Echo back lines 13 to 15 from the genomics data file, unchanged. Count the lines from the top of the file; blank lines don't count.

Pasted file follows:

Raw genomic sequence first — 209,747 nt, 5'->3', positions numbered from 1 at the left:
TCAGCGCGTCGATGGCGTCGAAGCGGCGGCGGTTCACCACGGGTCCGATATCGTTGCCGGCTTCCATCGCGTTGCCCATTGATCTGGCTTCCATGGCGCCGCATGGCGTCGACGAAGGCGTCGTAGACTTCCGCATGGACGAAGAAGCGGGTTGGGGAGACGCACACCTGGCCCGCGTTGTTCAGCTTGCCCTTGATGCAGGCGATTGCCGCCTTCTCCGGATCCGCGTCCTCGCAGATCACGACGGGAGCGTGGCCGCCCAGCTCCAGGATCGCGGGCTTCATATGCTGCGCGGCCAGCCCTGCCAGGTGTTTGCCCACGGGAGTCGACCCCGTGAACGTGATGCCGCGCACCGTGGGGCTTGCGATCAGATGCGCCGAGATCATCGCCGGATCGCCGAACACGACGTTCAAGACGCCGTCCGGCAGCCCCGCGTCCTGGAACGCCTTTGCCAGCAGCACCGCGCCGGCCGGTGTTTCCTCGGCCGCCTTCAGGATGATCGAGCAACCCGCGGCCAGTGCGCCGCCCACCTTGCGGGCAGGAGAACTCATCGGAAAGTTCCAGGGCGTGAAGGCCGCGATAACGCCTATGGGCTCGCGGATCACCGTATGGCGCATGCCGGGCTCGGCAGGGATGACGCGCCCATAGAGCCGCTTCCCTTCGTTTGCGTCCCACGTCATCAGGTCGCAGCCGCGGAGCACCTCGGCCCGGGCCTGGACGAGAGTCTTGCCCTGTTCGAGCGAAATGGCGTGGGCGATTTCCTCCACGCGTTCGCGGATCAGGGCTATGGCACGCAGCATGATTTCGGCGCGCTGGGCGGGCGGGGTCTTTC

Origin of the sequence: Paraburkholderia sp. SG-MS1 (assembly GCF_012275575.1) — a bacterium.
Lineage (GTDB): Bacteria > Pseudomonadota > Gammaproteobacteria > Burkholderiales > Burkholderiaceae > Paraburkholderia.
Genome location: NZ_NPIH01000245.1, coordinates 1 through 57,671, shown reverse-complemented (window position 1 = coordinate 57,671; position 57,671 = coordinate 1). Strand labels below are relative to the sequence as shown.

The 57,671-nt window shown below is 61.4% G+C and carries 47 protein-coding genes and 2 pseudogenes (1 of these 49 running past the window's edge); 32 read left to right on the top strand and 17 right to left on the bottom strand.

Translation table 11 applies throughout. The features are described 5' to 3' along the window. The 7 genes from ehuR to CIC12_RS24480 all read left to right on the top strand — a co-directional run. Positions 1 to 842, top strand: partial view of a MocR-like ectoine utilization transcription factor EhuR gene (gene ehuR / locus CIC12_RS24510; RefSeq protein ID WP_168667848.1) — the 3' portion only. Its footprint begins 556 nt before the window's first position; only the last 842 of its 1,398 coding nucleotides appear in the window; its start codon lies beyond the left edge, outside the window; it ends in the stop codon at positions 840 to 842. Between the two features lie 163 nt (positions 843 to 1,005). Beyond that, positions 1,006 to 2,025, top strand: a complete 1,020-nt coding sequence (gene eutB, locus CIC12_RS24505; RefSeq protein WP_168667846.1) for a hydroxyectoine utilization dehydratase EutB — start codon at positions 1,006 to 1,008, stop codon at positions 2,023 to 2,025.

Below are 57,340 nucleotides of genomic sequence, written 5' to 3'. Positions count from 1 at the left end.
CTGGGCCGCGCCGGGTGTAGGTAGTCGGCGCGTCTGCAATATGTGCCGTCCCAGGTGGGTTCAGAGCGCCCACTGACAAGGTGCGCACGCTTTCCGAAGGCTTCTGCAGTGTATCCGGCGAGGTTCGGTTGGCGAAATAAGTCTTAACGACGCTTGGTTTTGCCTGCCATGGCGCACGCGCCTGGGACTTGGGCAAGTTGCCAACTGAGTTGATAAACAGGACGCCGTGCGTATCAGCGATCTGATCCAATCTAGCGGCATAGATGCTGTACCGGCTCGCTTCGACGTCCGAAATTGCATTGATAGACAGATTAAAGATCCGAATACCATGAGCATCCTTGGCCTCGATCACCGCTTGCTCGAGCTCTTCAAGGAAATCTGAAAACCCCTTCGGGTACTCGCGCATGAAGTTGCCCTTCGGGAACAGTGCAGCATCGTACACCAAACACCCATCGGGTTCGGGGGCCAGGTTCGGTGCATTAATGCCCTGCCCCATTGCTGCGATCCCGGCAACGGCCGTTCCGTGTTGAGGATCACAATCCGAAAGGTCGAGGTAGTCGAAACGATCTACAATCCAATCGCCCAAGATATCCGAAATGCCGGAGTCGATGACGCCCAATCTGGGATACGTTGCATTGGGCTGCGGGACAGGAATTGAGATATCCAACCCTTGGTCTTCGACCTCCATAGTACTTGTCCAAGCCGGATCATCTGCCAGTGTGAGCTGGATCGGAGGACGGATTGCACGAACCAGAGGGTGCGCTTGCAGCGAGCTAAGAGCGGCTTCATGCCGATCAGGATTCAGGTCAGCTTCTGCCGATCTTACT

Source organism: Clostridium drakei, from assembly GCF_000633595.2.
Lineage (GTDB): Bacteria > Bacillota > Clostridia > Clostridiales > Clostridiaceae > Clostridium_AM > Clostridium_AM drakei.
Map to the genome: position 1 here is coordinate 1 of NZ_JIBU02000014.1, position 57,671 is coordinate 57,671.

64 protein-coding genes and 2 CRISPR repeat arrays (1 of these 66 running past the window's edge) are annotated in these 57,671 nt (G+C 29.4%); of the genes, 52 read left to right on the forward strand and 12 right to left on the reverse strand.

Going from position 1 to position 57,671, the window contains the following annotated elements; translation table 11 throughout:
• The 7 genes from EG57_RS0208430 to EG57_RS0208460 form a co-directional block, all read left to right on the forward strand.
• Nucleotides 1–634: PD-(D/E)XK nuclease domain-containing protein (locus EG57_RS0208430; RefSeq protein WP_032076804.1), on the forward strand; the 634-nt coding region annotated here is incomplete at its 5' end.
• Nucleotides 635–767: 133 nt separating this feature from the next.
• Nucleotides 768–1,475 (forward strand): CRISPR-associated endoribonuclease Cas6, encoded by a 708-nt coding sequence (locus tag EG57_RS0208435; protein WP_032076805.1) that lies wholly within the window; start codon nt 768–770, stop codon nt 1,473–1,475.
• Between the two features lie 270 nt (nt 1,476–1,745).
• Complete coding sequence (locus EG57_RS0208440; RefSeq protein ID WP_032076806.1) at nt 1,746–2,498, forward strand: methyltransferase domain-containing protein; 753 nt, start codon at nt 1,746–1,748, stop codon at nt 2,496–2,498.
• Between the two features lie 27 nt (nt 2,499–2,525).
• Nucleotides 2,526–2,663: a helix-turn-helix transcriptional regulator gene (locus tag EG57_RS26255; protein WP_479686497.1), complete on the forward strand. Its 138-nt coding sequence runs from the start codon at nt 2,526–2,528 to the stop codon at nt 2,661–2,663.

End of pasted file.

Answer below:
64 protein-coding genes and 2 CRISPR repeat arrays (1 of these 66 running past the window's edge) are annotated in these 57,671 nt (G+C 29.4%); of the genes, 52 read left to right on the forward strand and 12 right to left on the reverse strand.

Going from position 1 to position 57,671, the window contains the following annotated elements; translation table 11 throughout:
• The 7 genes from EG57_RS0208430 to EG57_RS0208460 form a co-directional block, all read left to right on the forward strand.